12.3 Shutting Down Properly

It is very important that you shut down your system properly. Simply turning the power off with the power switch can cause serious filesystem damage. While the system is on, files are in use even if you aren't doing anything. Remember that there are many processes running in the background all the time. These processes are managing the system and keep a lot of files open. When the system's power is switched off, these files are not closed properly and may become corrupted. Depending on what files become damaged, the system might be rendered completely unusable! In any case, you'll have to go through a long filesystem check procedure on the next reboot.


If you configured your system with a journalling filesystem, like ext3 or reiserfs, you'll be partially protected from filesystem damage, and your filesystem check on reboot will be shorter than if you had used a filesystem without journalling, like ext2. However, this safety net is no excuse for improperly shutting down your system! A journalling FS is meant to protect your files from events beyond your control, not from your own laziness.

In any case, when you want to reboot or power down your computer, it is important to do so properly. There are several ways of doing so; you can pick whichever one you think is the most fun (or least amount of work). Since a shutdown and a reboot are similar procedures, most of the ways for powering off the system can also be applied to rebooting.

The first method is through the shutdown(8) program, and it is probably the most popular. shutdown can be used to reboot or turn off the system at a given time, and can display a message to all the logged-in users of the system telling them that the system is going down.

The most basic use of shutdown to power down the computer is:

# shutdown -h now

In this case, we are not going to send a custom message to the users; they will see shutdown's default message. “now” is the time that we want to shutdown, and the “-h” means to halt the system. This is not a very friendly way to run a multi-user system, but it works just fine on your home computer. A better method on a multiuser system would be to give everyone a little advance warning:

# shutdown -h +60

This would shutdown the system in one hour (60 minutes), which would be just fine on a normal multiuser system. Vital systems should have their downtime scheduled far in advance, and you should post warnings about the downtime in any appropriate locations used for system notifications (email, bulletin board, /etc/motd, whatever).

Rebooting the system uses the same command, but substitutes “-r” for “-h”:

# shutdown -r now

You can use same time notation with shutdown -r that you could with shutdown -h. There are a lot of other things that you can do with shutdown to control when to halt or reboot the machine; see the man page for more details.

The second way of shutting down or powering off the computer is to use the halt(8) and reboot(8) commands. As the names indicate, halt will immediately halt the operating system, and reboot will reboot the system. (reboot is actually just a symbolic link to halt.) They are invoked like so:

# halt
# reboot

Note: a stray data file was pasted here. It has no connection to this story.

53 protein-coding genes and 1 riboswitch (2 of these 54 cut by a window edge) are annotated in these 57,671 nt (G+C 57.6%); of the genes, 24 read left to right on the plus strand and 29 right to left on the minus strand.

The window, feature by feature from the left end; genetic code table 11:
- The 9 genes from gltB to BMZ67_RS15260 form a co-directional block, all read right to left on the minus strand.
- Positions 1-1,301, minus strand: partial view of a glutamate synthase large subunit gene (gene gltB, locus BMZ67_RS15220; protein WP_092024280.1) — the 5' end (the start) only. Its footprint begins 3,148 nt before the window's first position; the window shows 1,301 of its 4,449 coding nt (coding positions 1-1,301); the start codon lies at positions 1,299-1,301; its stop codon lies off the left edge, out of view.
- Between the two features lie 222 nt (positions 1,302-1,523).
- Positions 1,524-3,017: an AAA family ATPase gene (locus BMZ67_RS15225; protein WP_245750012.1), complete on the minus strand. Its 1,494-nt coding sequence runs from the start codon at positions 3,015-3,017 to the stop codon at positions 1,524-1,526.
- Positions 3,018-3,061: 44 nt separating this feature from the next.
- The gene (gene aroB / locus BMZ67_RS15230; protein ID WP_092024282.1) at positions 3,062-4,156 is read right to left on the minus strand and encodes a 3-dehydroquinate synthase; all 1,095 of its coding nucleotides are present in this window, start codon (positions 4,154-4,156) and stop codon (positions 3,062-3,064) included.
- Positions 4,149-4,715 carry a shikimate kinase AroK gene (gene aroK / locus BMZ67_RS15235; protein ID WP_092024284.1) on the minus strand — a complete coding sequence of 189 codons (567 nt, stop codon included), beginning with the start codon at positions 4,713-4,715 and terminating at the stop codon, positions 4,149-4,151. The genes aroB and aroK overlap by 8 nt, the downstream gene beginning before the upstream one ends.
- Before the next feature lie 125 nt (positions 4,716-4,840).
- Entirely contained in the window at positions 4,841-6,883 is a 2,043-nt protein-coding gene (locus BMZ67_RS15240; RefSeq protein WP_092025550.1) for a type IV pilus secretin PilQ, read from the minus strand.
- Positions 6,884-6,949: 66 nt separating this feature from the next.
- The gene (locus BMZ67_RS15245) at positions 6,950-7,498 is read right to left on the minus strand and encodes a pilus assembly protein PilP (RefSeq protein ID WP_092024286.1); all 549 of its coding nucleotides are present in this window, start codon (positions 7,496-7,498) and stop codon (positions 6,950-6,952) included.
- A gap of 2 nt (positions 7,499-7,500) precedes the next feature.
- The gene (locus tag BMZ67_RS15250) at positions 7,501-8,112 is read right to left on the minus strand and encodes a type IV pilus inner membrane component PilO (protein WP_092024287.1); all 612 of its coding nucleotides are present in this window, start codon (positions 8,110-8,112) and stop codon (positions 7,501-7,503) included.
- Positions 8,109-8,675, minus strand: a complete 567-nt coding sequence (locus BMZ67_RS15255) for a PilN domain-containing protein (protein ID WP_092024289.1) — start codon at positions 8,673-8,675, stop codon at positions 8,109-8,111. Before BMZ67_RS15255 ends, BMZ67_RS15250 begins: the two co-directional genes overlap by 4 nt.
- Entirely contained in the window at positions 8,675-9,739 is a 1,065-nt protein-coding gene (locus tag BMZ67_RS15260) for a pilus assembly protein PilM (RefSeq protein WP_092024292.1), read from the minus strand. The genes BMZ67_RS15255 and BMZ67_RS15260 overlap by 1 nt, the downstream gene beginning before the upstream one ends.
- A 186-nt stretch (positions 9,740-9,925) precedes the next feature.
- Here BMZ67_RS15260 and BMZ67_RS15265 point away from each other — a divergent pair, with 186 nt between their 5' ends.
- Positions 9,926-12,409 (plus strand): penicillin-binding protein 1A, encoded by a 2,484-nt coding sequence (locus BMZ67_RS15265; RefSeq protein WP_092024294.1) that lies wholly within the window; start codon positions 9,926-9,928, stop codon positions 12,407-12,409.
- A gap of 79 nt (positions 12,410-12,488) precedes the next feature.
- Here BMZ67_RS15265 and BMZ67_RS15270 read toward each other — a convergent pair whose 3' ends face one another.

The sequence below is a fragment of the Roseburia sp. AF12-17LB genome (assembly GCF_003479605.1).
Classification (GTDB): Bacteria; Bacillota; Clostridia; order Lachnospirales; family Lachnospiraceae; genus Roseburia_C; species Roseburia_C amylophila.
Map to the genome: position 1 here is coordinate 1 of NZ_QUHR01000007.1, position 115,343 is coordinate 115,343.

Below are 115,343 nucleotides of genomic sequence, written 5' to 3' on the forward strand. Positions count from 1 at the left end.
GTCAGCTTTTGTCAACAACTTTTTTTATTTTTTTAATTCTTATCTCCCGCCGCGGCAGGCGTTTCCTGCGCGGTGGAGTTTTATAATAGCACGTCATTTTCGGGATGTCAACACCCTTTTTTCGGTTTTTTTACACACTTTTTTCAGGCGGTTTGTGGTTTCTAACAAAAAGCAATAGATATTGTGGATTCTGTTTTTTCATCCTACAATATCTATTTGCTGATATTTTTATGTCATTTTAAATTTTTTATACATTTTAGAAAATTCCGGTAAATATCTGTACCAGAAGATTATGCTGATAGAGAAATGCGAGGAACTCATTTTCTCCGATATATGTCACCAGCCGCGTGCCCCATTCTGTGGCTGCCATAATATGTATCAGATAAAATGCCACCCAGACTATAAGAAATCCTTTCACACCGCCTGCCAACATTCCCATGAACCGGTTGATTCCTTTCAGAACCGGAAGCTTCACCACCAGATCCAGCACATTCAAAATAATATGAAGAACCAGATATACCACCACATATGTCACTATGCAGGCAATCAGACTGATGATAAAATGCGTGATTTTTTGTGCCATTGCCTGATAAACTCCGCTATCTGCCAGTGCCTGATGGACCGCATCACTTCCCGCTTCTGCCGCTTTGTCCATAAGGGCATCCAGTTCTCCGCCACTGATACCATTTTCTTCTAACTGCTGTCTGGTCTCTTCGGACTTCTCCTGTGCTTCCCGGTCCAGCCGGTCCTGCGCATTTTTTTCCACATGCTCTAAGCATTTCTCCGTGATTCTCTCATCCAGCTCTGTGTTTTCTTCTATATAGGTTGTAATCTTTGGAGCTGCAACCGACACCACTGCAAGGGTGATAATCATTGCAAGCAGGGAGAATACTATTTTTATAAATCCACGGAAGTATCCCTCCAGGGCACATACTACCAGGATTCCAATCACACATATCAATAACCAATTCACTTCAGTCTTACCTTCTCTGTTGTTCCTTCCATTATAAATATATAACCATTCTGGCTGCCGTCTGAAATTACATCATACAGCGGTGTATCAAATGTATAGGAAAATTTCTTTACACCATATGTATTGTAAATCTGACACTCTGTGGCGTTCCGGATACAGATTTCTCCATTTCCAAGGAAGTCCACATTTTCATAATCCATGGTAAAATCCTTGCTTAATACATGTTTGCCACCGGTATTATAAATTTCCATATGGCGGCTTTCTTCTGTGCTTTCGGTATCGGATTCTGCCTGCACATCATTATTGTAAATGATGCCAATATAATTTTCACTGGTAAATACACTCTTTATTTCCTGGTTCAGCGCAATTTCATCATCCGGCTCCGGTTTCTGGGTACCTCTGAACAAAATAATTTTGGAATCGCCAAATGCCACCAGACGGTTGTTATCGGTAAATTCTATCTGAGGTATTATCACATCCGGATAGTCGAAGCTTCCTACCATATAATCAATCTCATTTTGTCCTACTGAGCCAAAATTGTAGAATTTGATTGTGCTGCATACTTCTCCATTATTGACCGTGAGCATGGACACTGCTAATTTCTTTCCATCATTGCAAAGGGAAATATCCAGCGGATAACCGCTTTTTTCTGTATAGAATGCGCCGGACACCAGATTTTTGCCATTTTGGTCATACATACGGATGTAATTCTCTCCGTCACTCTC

A lower-level way to reboot or shutdown the system is to talk directly to init. All the other methods are simply convenient ways to talk to init, but you can directly tell it what to do using telinit(8) (note that it only has one “l”). Using telinit will tell init what runlevel to drop into, which will cause a special script to be run. This script will kill or spawn processes as needed for that runlevel. This works for rebooting and shutting down because both of those are special runlevels.

# telinit 0

Runlevel 0 is halt mode. Telling init to enter runlevel 0 will cause all processes to be killed off, the filesystems unmounted, and the machine to be halted. This is a perfectly acceptable way to bring down the system. On many laptops and modern desktop computers, this will also cause the machine to be turned off.

# telinit 6

Runlevel 6 is reboot mode. All processes will be killed off, the filesystems will be unmounted, and the machine will be rebooted. This is a perfectly acceptable method of rebooting the system.

For the curious, when switching to runlevel 0 or 6, whether by using shutdown, halt, or reboot, the script /etc/rc.d/rc.6 is run. (The script /etc/rc.d/rc.0 is another symbolic link, to /etc/rc.d/rc.6.) You can customize this file to your tastes--but be sure to test your changes carefully!

There is one last method of rebooting the system. All the other methods require you to be logged in as root. However, it is possible to reboot the machine even if you aren't root, provided that you have physical access to the keyboard. Using Control+Alt+Delete (the "three-fingered salute") will cause the machine to immediately reboot. (Behind the scenes, the shutdown command is called for you when you use Control+Alt+Delete.) The salute doesn't always work when using X Windows--you may need to use Control+Alt+F1 (or another Function key) to switch to a non-X Windows terminal before using it.

Finally, the file that ultimately controls every aspect of startup and shutdown is the /etc/inittab(5) file. In general, you should not need to modify this file, but it may give you insight into why some things work the way they do. As always, see the man pages for further details.